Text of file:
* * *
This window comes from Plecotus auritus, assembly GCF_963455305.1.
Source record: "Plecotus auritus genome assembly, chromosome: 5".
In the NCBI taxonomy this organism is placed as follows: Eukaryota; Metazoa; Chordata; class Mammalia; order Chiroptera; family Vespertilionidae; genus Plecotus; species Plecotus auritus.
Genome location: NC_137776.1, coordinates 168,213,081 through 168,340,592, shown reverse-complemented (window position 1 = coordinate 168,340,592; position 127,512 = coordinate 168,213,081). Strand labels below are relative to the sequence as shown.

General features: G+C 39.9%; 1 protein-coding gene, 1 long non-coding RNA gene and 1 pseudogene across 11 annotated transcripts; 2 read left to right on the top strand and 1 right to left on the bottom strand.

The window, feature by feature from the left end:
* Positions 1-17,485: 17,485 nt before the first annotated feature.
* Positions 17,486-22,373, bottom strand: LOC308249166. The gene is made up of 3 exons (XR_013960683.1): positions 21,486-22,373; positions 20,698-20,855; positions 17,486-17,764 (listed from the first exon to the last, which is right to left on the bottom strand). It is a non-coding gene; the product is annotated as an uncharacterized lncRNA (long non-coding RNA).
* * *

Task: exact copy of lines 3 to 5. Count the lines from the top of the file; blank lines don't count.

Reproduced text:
In the NCBI taxonomy this organism is placed as follows: Eukaryota; Metazoa; Chordata; class Mammalia; order Chiroptera; family Vespertilionidae; genus Plecotus; species Plecotus auritus.
Genome location: NC_137776.1, coordinates 168,213,081 through 168,340,592, shown reverse-complemented (window position 1 = coordinate 168,340,592; position 127,512 = coordinate 168,213,081). Strand labels below are relative to the sequence as shown.

General features: G+C 39.9%; 1 protein-coding gene, 1 long non-coding RNA gene and 1 pseudogene across 11 annotated transcripts; 2 read left to right on the top strand and 1 right to left on the bottom strand.